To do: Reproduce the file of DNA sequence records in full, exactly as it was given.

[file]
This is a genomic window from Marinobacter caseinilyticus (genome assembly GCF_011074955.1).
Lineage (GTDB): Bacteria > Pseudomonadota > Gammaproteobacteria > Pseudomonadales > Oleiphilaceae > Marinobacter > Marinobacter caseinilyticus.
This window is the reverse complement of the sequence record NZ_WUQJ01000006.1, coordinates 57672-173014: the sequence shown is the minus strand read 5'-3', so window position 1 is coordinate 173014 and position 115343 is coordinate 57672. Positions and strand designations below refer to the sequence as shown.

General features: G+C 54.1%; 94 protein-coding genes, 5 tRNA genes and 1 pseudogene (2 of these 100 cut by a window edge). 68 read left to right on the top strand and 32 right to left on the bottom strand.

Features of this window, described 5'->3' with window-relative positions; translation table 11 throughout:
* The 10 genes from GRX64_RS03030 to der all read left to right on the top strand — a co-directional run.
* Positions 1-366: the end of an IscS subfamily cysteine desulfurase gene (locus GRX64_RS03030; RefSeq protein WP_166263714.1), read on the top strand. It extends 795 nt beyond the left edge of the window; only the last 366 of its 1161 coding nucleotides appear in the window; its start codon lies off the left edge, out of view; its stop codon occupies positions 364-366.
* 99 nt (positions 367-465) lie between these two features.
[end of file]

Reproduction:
This is a genomic window from Marinobacter caseinilyticus (genome assembly GCF_011074955.1).
Lineage (GTDB): Bacteria > Pseudomonadota > Gammaproteobacteria > Pseudomonadales > Oleiphilaceae > Marinobacter > Marinobacter caseinilyticus.
This window is the reverse complement of the sequence record NZ_WUQJ01000006.1, coordinates 57672-173014: the sequence shown is the minus strand read 5'-3', so window position 1 is coordinate 173014 and position 115343 is coordinate 57672. Positions and strand designations below refer to the sequence as shown.

General features: G+C 54.1%; 94 protein-coding genes, 5 tRNA genes and 1 pseudogene (2 of these 100 cut by a window edge). 68 read left to right on the top strand and 32 right to left on the bottom strand.

Features of this window, described 5'->3' with window-relative positions; translation table 11 throughout:
* The 10 genes from GRX64_RS03030 to der all read left to right on the top strand — a co-directional run.
* Positions 1-366: the end of an IscS subfamily cysteine desulfurase gene (locus GRX64_RS03030; RefSeq protein WP_166263714.1), read on the top strand. It extends 795 nt beyond the left edge of the window; only the last 366 of its 1161 coding nucleotides appear in the window; its start codon lies off the left edge, out of view; its stop codon occupies positions 364-366.
* 99 nt (positions 367-465) lie between these two features.